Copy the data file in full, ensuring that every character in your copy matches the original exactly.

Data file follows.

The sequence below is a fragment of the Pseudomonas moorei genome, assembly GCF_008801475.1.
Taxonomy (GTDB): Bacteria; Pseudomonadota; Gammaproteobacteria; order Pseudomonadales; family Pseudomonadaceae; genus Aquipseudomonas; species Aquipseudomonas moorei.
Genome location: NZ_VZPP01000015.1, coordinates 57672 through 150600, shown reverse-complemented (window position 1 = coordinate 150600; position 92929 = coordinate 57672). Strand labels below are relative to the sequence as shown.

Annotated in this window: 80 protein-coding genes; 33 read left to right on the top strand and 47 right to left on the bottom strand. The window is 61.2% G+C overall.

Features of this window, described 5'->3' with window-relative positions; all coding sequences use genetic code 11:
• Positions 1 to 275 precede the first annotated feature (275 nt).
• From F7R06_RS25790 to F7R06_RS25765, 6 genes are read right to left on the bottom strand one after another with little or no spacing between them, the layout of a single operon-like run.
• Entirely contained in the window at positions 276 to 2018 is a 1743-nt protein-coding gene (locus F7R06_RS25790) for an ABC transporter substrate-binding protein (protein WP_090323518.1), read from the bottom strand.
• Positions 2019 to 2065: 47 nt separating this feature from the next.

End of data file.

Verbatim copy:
The sequence below is a fragment of the Pseudomonas moorei genome, assembly GCF_008801475.1.
Taxonomy (GTDB): Bacteria; Pseudomonadota; Gammaproteobacteria; order Pseudomonadales; family Pseudomonadaceae; genus Aquipseudomonas; species Aquipseudomonas moorei.
Genome location: NZ_VZPP01000015.1, coordinates 57672 through 150600, shown reverse-complemented (window position 1 = coordinate 150600; position 92929 = coordinate 57672). Strand labels below are relative to the sequence as shown.

Annotated in this window: 80 protein-coding genes; 33 read left to right on the top strand and 47 right to left on the bottom strand. The window is 61.2% G+C overall.

Features of this window, described 5'->3' with window-relative positions; all coding sequences use genetic code 11:
• Positions 1 to 275 precede the first annotated feature (275 nt).
• From F7R06_RS25790 to F7R06_RS25765, 6 genes are read right to left on the bottom strand one after another with little or no spacing between them, the layout of a single operon-like run.
• Entirely contained in the window at positions 276 to 2018 is a 1743-nt protein-coding gene (locus F7R06_RS25790) for an ABC transporter substrate-binding protein (protein WP_090323518.1), read from the bottom strand.
• Positions 2019 to 2065: 47 nt separating this feature from the next.